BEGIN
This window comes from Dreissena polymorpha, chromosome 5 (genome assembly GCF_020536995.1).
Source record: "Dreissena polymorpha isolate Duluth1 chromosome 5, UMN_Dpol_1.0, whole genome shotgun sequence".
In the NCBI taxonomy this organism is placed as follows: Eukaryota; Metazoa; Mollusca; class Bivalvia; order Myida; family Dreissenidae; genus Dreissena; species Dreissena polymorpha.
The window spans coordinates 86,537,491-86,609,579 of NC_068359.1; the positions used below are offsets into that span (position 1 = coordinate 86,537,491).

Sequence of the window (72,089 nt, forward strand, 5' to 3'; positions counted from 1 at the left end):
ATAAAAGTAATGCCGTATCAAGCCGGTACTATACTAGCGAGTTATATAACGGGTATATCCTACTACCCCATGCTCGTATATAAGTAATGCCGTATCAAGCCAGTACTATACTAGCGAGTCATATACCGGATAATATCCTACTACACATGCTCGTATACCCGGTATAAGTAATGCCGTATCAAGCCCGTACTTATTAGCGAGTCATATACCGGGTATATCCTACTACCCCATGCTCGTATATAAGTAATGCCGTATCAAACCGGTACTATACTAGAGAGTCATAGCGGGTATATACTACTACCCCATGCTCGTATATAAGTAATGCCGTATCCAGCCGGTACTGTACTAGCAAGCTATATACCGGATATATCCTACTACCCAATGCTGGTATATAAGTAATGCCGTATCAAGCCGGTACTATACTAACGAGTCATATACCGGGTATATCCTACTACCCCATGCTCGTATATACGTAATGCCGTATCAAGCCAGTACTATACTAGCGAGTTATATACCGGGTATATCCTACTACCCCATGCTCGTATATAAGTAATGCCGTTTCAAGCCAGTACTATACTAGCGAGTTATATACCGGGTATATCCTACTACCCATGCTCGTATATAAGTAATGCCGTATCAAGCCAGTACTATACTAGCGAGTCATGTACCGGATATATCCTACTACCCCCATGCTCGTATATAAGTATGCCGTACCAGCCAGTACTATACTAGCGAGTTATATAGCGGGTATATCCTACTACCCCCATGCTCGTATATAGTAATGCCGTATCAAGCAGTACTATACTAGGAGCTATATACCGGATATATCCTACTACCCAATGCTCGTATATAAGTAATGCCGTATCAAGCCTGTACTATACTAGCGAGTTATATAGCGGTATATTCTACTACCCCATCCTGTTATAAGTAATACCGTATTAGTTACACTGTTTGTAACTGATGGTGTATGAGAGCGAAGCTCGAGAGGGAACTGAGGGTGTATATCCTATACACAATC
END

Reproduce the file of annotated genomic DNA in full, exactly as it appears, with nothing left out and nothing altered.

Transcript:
This window comes from Dreissena polymorpha, chromosome 5 (genome assembly GCF_020536995.1).
Source record: "Dreissena polymorpha isolate Duluth1 chromosome 5, UMN_Dpol_1.0, whole genome shotgun sequence".
In the NCBI taxonomy this organism is placed as follows: Eukaryota; Metazoa; Mollusca; class Bivalvia; order Myida; family Dreissenidae; genus Dreissena; species Dreissena polymorpha.
The window spans coordinates 86,537,491-86,609,579 of NC_068359.1; the positions used below are offsets into that span (position 1 = coordinate 86,537,491).

Sequence of the window (72,089 nt, forward strand, 5' to 3'; positions counted from 1 at the left end):
ATAAAAGTAATGCCGTATCAAGCCGGTACTATACTAGCGAGTTATATAACGGGTATATCCTACTACCCCATGCTCGTATATAAGTAATGCCGTATCAAGCCAGTACTATACTAGCGAGTCATATACCGGATAATATCCTACTACACATGCTCGTATACCCGGTATAAGTAATGCCGTATCAAGCCCGTACTTATTAGCGAGTCATATACCGGGTATATCCTACTACCCCATGCTCGTATATAAGTAATGCCGTATCAAACCGGTACTATACTAGAGAGTCATAGCGGGTATATACTACTACCCCATGCTCGTATATAAGTAATGCCGTATCCAGCCGGTACTGTACTAGCAAGCTATATACCGGATATATCCTACTACCCAATGCTGGTATATAAGTAATGCCGTATCAAGCCGGTACTATACTAACGAGTCATATACCGGGTATATCCTACTACCCCATGCTCGTATATACGTAATGCCGTATCAAGCCAGTACTATACTAGCGAGTTATATACCGGGTATATCCTACTACCCCATGCTCGTATATAAGTAATGCCGTTTCAAGCCAGTACTATACTAGCGAGTTATATACCGGGTATATCCTACTACCCATGCTCGTATATAAGTAATGCCGTATCAAGCCAGTACTATACTAGCGAGTCATGTACCGGATATATCCTACTACCCCCATGCTCGTATATAAGTATGCCGTACCAGCCAGTACTATACTAGCGAGTTATATAGCGGGTATATCCTACTACCCCCATGCTCGTATATAGTAATGCCGTATCAAGCAGTACTATACTAGGAGCTATATACCGGATATATCCTACTACCCAATGCTCGTATATAAGTAATGCCGTATCAAGCCTGTACTATACTAGCGAGTTATATAGCGGTATATTCTACTACCCCATCCTGTTATAAGTAATACCGTATTAGTTACACTGTTTGTAACTGATGGTGTATGAGAGCGAAGCTCGAGAGGGAACTGAGGGTGTATATCCTATACACAATC